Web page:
Friday, June 29, 2012

Fairy Tale Friday: Awake (by Jessica Grey)

Thanks for joining us for Fairy Tale Friday.  We hope you will link up and/or join in as we talk about fairy tales.  Visit my co-host, Literary Transgressions. This post is, also, linked up with the Freedom to Read Giveaway Hop.  Enter to win a free copy of Jessica Grey's Awake


Summary of Awake
Alex loves science, especially studying rocks.  She enjoys spending her summers working at the Gem and Mineral Museum where she feels in control and comfortable.  The summer before she leaves for college, her equilibrium is thrown off when Luke, her high school’s heart throb (and her former best friend), takes a job at the museum too.  What's more, Alex is thrust into an unexpected magical adventure when some ancient artifacts show up at the museum—one of which is an 800 year old bed with a princess sleeping on it!  Clueless about fairy tales, she teams up with a co-worker and the awakened princess to unravel the mystery and break the curse.  Together, they find they have an unlikely bond.  Reluctantly, Alex learns about the magic that resides within her, the importance of friendship, and the power of true love.   

Evaluation:
Author Jessica Grey has woven together a distinctive and unpredictable retelling of “Sleeping Beauty.”  There is an interesting dichotomy between the magical, fairy tale world and the real, modern world.   The fairy tale setting is portrayed as “real” with a seamless blend of fairies and magic in the natural world.   Then, there is the modern world with a hidden magic below the surface of constant busyness and sterile technology.  Finally, there is a fairy realm where magic is still strong. 

Another unique aspect is the characterization.  The female characters are strong, smart, and heroic which contrasts sharply with the traditional retelling where the prince embodies those character qualities.  Alex does not define herself by the “prince” or other men.  Instead, she is independently forging her own path.  During the story, she finds strength in her female friendships and eventually in true love based on friendship and respect.  I like that Alex is not perfect and popular.  She is the intelligent, nerdy girl.  The downside is that she sometimes downplays her abilities and appearance too much.  She severely lacks confidence in herself, particularly early in the novel.  This situation does remedy itself for the most part.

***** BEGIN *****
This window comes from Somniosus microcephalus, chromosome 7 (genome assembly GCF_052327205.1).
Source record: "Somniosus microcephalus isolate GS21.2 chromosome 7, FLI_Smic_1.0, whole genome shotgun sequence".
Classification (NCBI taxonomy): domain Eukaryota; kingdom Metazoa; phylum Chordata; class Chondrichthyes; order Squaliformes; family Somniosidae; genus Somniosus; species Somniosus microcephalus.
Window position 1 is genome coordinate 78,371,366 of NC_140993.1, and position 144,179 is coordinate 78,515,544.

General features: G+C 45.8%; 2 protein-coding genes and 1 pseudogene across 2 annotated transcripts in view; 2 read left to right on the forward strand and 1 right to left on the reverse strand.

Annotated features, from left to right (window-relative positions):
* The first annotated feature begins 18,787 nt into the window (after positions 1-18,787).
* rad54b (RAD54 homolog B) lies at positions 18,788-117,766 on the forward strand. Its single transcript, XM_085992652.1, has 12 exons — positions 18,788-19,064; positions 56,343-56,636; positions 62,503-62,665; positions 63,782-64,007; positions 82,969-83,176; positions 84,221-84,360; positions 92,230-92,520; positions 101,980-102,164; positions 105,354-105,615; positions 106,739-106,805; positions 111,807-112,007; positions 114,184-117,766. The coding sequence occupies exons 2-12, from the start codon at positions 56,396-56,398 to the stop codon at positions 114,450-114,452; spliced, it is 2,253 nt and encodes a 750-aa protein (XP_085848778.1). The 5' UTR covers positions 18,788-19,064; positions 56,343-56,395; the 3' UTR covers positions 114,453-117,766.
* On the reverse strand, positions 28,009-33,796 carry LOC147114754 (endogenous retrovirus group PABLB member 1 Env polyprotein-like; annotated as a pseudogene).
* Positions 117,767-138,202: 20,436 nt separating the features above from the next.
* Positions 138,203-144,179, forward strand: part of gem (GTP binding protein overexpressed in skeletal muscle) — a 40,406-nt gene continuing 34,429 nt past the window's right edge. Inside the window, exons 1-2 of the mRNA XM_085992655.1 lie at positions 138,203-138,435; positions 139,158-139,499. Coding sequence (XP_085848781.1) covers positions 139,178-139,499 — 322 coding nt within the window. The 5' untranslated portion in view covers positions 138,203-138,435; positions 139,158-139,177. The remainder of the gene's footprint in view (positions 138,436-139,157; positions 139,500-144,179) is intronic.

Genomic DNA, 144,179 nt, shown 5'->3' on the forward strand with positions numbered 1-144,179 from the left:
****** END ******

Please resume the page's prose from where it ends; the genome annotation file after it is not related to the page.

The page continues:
There are lots of twists, turns, and unexpected events in Awake, making it an enjoyable and engaging read.  I recommend this book for ages 10 and up.  

Thursday, June 28, 2012

Freedom to Read Giveaway Hop



I am a Reader, Not a Writer is hosting the Freedom to Read Giveaway Hop.  Books4Learning is offering a copy of Jessica Grey’s Awake, a modern retelling of Sleeping Beauty, and $10 to use at the book depository.   For my review of this exciting and creative tale, visit my Fairy Tale Friday post

To enter to win this giveaway, click below on Rafflecopter.   Also, visit I am a Reader, Not a Writer for dozens of other participating blogs with book-related giveaways. 



a Rafflecopter giveaway

Friday, June 22, 2012

Fairy Tale Friday Recap



Today is Fairy Tale Friday!  I want to apologize for flaking last week, when I was to host no less!   Lately, it has been a challenging time in my family.  Last Thursday night was a revelation that continued into Friday and Saturday!  Honestly, with personal things and freelance editing, my head has not been in the blogging game which is why I have not posted much lately.  

Unfortunately, I do not have a new tale to share.   Right before Fairy Tale Friday was officially launched, I wrote about Jack and the Beanstalk and shared how to do a fairy tale study.  In addition, I have been working on a Pinterest folder of fairy tale teaching ideas.  Please visit those posts/sites if you have not already.  I will do my best to back on top of things by next week.   

In the meantime, visit my co-host at Literary Transgressions for their weekly post.  I hope you have a fantastic weekend! 

Please visit next week Friday!  

Friday, June 8, 2012

Fairy Tale Friday: Storybound (by Marissa Burt)



It is Fairy Tale Friday!  Please visit my co-host Literary Transgressions where you can link up with this weekly round-up. Readers can enter to win this week’s book: Storybound!  Click on the Debut Author Giveaway Hop to find out how. 

Summary of Storybound (by Marissa Burt):
Twelve year old Una feels isolated and alone in the "real" world.  Everything changes when she discovers an extraordinary book in the library that transports her right in the middle of a fairy tale adventure!  She makes friends with Peter, a hero-in-training, and Sam, a talking cat.  They help her fit in the character academy, where each person is trained to be a character in a fairy tale—the hero, the princess, the side kick, the villain, a village girl, and so forth.  For years, the citizens of Story have believed the accounts of the Talekeepers, who keep all the books written by the Muses hidden and forbid any new stories from being recorded.  Unbeknownst to most, the people are being manipulated and oppressed.  As the trio works to discover why Una was brought to Story, many truths are revealed, and they realize there is something much more sinister at work. There are many questions that beg to be answered:  Who wrote Una into the story?  Are the rumors of the once and future king true?  What is the true nature of the Muses?  Who can be trusted?  Will Una’s friends be able to rescue her when she comes face to face with the nefarious women in red?  Una must also face the truth of her past, and the three friends must help defeat the great evil that is working to envelop the land.